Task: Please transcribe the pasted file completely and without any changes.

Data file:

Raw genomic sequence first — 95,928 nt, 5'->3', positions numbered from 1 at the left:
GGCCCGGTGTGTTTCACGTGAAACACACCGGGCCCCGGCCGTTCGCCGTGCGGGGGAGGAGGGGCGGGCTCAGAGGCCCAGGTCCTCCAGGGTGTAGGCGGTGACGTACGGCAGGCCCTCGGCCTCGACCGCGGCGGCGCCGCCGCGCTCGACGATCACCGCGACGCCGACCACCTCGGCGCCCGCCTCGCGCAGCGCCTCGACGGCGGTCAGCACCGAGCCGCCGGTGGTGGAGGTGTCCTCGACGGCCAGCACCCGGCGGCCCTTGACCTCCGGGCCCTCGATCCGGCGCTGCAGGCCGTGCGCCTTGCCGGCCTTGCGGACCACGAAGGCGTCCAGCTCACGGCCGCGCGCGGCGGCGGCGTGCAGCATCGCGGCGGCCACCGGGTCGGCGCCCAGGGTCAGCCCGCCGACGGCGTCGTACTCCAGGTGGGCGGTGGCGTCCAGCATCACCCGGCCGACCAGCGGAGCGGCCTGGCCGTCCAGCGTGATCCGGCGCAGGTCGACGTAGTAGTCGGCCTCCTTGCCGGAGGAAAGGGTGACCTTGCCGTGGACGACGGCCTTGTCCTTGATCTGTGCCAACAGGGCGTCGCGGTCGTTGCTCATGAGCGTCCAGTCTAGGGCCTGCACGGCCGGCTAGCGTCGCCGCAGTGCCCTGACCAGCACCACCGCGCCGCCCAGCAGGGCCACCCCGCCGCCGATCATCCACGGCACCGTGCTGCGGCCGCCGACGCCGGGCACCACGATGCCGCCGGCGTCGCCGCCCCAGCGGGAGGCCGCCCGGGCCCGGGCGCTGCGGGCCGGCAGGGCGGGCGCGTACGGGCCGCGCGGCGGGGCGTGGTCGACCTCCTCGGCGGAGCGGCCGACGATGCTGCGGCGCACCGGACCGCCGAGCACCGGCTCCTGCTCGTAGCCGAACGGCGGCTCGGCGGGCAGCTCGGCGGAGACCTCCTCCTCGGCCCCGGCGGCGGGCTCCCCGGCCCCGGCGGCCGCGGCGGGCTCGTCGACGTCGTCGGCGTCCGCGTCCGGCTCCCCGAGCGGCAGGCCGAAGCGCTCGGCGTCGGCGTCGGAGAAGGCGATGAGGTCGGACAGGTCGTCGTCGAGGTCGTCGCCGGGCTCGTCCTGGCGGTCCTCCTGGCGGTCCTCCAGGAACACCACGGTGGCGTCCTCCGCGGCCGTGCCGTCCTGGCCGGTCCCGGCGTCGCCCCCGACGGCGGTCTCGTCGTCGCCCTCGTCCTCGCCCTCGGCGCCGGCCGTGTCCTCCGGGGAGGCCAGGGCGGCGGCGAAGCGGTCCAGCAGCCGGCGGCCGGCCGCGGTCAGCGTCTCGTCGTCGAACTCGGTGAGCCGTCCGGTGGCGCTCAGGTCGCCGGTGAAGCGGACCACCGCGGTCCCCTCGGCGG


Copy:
Raw genomic sequence first — 95,928 nt, 5'->3', positions numbered from 1 at the left:
GGCCCGGTGTGTTTCACGTGAAACACACCGGGCCCCGGCCGTTCGCCGTGCGGGGGAGGAGGGGCGGGCTCAGAGGCCCAGGTCCTCCAGGGTGTAGGCGGTGACGTACGGCAGGCCCTCGGCCTCGACCGCGGCGGCGCCGCCGCGCTCGACGATCACCGCGACGCCGACCACCTCGGCGCCCGCCTCGCGCAGCGCCTCGACGGCGGTCAGCACCGAGCCGCCGGTGGTGGAGGTGTCCTCGACGGCCAGCACCCGGCGGCCCTTGACCTCCGGGCCCTCGATCCGGCGCTGCAGGCCGTGCGCCTTGCCGGCCTTGCGGACCACGAAGGCGTCCAGCTCACGGCCGCGCGCGGCGGCGGCGTGCAGCATCGCGGCGGCCACCGGGTCGGCGCCCAGGGTCAGCCCGCCGACGGCGTCGTACTCCAGGTGGGCGGTGGCGTCCAGCATCACCCGGCCGACCAGCGGAGCGGCCTGGCCGTCCAGCGTGATCCGGCGCAGGTCGACGTAGTAGTCGGCCTCCTTGCCGGAGGAAAGGGTGACCTTGCCGTGGACGACGGCCTTGTCCTTGATCTGTGCCAACAGGGCGTCGCGGTCGTTGCTCATGAGCGTCCAGTCTAGGGCCTGCACGGCCGGCTAGCGTCGCCGCAGTGCCCTGACCAGCACCACCGCGCCGCCCAGCAGGGCCACCCCGCCGCCGATCATCCACGGCACCGTGCTGCGGCCGCCGACGCCGGGCACCACGATGCCGCCGGCGTCGCCGCCCCAGCGGGAGGCCGCCCGGGCCCGGGCGCTGCGGGCCGGCAGGGCGGGCGCGTACGGGCCGCGCGGCGGGGCGTGGTCGACCTCCTCGGCGGAGCGGCCGACGATGCTGCGGCGCACCGGACCGCCGAGCACCGGCTCCTGCTCGTAGCCGAACGGCGGCTCGGCGGGCAGCTCGGCGGAGACCTCCTCCTCGGCCCCGGCGGCGGGCTCCCCGGCCCCGGCGGCCGCGGCGGGCTCGTCGACGTCGTCGGCGTCCGCGTCCGGCTCCCCGAGCGGCAGGCCGAAGCGCTCGGCGTCGGCGTCGGAGAAGGCGATGAGGTCGGACAGGTCGTCGTCGAGGTCGTCGCCGGGCTCGTCCTGGCGGTCCTCCTGGCGGTCCTCCAGGAACACCACGGTGGCGTCCTCCGCGGCCGTGCCGTCCTGGCCGGTCCCGGCGTCGCCCCCGACGGCGGTCTCGTCGTCGCCCTCGTCCTCGCCCTCGGCGCCGGCCGTGTCCTCCGGGGAGGCCAGGGCGGCGGCGAAGCGGTCCAGCAGCCGGCGGCCGGCCGCGGTCAGCGTCTCGTCGTCGAACTCGGTGAGCCGTCCGGTGGCGCTCAGGTCGCCGGTGAAGCGGACCACCGCGGTCCCCTCGGCGG